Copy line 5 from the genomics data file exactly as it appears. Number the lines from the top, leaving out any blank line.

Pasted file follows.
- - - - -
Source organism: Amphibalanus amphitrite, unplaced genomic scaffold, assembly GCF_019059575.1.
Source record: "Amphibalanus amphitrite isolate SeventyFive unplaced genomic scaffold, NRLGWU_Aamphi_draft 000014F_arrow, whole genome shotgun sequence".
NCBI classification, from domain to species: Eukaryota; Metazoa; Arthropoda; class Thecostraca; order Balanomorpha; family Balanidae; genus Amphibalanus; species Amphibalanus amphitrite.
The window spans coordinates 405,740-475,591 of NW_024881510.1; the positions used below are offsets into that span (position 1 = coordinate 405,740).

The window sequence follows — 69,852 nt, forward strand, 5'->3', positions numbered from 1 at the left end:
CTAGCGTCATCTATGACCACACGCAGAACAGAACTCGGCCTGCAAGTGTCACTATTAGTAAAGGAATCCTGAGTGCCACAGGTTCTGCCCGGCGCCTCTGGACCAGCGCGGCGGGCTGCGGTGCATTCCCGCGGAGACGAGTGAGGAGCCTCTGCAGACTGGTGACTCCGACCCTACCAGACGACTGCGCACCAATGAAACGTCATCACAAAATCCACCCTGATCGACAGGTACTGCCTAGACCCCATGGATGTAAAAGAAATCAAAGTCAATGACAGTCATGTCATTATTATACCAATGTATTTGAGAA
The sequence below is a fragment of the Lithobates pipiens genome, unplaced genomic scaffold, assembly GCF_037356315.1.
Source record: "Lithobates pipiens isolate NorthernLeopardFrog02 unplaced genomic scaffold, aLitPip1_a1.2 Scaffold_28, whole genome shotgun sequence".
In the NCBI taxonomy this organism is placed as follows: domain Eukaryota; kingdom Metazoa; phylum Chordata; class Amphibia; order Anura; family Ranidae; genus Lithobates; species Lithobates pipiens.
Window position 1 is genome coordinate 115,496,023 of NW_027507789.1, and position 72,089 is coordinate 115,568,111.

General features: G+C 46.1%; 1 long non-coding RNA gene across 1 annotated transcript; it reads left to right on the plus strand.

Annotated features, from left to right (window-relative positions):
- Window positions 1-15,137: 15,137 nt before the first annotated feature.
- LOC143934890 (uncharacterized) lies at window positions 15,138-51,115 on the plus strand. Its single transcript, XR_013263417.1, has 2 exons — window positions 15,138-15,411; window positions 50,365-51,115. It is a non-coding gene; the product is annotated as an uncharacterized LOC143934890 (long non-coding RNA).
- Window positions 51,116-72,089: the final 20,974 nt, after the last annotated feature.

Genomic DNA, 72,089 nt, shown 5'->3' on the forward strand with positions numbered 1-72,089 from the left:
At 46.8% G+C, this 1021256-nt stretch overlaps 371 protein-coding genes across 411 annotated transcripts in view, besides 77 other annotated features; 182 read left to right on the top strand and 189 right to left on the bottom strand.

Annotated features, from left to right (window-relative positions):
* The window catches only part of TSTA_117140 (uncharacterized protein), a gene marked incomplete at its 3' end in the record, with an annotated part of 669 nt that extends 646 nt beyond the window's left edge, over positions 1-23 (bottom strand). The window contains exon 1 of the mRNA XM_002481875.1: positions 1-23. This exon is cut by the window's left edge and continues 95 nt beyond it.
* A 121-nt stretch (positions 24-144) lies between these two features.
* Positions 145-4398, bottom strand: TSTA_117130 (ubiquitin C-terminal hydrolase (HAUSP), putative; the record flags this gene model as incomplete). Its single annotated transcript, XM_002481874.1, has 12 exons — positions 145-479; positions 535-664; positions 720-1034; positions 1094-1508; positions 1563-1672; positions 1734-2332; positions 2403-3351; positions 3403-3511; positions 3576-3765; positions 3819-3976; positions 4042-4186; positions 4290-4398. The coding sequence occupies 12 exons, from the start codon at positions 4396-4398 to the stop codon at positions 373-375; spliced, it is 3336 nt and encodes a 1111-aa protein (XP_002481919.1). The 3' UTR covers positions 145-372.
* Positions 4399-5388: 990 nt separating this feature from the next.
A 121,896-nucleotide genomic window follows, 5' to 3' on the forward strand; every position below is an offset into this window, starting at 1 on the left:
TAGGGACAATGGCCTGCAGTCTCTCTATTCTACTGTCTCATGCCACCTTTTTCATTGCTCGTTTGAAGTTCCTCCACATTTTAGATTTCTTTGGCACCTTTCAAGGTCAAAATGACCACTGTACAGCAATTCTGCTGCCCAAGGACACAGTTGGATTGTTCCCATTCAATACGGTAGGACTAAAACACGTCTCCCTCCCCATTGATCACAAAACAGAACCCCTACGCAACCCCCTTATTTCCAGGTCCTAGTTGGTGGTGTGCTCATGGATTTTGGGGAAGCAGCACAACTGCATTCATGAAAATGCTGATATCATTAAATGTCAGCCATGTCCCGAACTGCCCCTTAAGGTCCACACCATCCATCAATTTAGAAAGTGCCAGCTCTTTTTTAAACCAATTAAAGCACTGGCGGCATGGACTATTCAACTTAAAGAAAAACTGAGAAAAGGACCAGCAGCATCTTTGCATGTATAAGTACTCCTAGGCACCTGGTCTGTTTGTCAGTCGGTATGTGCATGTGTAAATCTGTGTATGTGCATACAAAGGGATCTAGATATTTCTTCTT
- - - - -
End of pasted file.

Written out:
The window sequence follows — 69,852 nt, forward strand, 5'->3', positions numbered from 1 at the left end: